Headteacher Magazine, guide to services and products for UK Schools
Historic England has created a new free online resource designed to help teachers explore the story of Britain’s prehistory with their pupils.
Cambridge IGCSE® is the world's most popular international qualification for 14 to 16 year olds. It is tried, tested and trusted by schools worldwide – and forms the basis of everything Kaleem Akbar teaches his students.
Leading UK school music supplier Dotdismus.com has conveniently arranged all of the best school musicals from several UK publishers all in to one place on their clearly designed, simple and easy to use new website, saving you precious time and hassle from having to visit the website of each individual publisher.
Educational resources have come a long way since the day of the humble copybook and pen. We now live in a world where digital resources are at our fingertips.
E-books, whitepapers and academic journals can be easily accessed and downloaded online. Online forums and intranet systems are in place for students to communicate with each other. They are also in place so that students can communicate directly with their tutors, teachers and lecturers, if needed.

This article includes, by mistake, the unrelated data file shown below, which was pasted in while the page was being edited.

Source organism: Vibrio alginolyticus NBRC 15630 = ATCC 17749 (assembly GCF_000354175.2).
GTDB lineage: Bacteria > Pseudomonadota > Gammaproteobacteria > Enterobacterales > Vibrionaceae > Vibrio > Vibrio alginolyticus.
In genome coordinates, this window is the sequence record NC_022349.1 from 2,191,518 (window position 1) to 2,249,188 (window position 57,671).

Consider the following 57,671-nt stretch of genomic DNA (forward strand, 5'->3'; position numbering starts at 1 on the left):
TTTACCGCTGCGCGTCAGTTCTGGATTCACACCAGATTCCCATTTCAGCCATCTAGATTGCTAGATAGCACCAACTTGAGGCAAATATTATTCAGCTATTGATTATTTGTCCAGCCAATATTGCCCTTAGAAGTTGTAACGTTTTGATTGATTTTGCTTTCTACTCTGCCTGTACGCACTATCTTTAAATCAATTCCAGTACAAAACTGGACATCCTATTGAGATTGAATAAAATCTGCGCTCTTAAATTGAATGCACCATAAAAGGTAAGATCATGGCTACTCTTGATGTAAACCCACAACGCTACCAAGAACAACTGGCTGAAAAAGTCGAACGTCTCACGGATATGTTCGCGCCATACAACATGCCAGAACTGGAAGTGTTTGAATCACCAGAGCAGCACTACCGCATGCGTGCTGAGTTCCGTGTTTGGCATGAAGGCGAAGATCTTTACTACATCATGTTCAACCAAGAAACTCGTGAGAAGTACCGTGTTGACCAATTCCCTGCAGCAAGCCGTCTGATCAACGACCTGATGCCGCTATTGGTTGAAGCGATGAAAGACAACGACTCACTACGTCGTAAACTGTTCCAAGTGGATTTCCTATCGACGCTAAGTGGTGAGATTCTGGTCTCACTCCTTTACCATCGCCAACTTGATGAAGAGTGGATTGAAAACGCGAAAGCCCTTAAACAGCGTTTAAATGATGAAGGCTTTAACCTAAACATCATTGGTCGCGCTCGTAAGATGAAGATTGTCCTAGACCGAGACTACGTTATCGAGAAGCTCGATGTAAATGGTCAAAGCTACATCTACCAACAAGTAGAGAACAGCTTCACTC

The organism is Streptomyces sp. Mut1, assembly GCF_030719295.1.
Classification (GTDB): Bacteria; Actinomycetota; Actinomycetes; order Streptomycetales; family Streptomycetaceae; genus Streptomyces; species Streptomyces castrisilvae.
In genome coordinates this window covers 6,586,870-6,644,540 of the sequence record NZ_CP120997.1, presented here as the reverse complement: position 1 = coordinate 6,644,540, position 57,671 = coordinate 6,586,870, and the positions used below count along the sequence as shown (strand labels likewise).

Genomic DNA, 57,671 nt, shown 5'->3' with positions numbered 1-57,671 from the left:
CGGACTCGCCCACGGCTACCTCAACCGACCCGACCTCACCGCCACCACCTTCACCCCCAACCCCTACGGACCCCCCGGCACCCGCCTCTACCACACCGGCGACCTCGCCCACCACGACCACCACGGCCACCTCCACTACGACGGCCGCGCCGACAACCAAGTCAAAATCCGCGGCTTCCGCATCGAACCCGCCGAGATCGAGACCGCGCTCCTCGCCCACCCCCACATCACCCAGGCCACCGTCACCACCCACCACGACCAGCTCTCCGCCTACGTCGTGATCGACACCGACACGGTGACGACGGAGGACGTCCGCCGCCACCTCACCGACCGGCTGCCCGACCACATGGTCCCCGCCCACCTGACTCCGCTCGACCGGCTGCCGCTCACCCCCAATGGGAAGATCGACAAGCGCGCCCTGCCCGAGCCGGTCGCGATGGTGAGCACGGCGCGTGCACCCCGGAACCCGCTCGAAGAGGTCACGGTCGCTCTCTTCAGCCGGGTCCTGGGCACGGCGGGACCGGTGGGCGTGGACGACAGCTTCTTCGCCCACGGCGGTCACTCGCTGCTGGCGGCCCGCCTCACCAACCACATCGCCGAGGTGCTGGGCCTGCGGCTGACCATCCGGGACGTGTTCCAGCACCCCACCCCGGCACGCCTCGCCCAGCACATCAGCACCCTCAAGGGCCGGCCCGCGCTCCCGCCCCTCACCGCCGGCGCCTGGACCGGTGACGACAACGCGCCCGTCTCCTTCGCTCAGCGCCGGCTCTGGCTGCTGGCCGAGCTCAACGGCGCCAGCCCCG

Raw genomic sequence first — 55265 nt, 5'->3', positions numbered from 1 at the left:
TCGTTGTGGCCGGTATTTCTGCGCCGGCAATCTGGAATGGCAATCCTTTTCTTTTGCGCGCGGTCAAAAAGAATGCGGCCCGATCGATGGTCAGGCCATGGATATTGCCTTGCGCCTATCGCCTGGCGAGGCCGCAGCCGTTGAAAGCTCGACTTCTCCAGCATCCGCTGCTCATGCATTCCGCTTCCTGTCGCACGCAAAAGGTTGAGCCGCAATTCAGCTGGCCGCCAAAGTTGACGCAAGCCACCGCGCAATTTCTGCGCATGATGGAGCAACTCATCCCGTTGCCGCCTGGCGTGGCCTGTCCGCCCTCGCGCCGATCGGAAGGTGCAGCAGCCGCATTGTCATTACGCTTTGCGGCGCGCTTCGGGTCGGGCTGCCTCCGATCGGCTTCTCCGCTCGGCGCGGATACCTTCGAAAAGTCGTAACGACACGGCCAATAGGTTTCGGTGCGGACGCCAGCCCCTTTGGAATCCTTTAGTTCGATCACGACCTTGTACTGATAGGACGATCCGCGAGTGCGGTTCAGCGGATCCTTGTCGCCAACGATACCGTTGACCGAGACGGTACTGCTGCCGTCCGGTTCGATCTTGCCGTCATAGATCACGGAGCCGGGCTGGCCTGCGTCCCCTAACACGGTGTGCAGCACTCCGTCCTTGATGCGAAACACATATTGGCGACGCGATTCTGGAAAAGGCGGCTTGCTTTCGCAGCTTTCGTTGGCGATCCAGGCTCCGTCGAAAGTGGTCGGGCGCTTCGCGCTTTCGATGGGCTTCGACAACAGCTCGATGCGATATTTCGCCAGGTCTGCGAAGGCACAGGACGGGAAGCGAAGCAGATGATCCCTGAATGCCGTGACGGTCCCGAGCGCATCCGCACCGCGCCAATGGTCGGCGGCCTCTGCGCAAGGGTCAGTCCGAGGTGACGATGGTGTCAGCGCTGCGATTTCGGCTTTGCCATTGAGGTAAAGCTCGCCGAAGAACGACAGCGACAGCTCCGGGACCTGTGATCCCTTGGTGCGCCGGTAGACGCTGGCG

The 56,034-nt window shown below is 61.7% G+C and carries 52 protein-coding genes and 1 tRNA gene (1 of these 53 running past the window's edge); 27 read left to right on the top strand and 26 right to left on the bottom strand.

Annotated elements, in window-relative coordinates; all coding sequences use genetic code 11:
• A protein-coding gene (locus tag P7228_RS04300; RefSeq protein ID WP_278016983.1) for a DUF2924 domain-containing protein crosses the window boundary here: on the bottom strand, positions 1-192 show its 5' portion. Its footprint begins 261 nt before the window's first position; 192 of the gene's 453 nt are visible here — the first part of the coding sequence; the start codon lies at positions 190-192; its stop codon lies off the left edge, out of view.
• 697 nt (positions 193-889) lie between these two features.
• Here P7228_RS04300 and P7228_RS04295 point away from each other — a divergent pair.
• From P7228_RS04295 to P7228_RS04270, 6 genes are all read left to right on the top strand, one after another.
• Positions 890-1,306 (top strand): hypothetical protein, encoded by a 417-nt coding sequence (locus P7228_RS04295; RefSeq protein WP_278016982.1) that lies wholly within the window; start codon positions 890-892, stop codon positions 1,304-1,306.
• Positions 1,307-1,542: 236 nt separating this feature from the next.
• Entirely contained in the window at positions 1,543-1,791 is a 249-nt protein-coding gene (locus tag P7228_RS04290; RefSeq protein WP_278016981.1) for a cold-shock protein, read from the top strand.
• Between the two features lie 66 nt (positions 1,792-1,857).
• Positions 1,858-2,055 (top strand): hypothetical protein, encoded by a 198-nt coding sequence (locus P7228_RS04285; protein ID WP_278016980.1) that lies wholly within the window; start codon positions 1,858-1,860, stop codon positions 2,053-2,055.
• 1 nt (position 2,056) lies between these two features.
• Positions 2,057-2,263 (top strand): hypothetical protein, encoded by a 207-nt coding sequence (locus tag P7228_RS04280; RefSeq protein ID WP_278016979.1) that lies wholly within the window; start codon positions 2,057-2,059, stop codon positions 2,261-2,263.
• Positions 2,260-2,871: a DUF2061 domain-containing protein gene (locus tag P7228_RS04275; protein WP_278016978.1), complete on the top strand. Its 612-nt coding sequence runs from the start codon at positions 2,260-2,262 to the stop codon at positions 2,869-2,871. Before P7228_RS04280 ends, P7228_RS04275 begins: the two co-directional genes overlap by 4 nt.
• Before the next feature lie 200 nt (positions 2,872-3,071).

In a world where technology and digital resources are engrained into our day-to-day routines, it’s not surprising that a majority of schools have also adopted this way of working to add value to the classroom and students’ learning opportunities. One such example is George Green’s School, on the Isle of Dogs, which has a long and successful history of providing an excellent education for young people.
Plenty has been written about the horrors of homework. A negative impact on leisure time is high on the list of concerns, as is an uneven playing field, where some students benefit from more parental help or access to learning resources than others.
Many students also find the marking process problematic as they are often left with little or no feedback on their work, or get a mark they don’t fully understand. But homework can no longer be seen a much maligned ‘add on’ to the school day.
Since the dawn of education, scribes have been creating educational resources by means of the written word, which have transformed into the creation of printed paperback and hardback books as time has progressed. Teachers and students have always used books for learning and as resources in class. However, they are becoming increasingly underused and underappreciated in education, with a survey by the Association of Teachers and Lecturers (ATL) revealing that over a fifth of school staff said their school library budget has been cut by at least 40 per cent since 2010.
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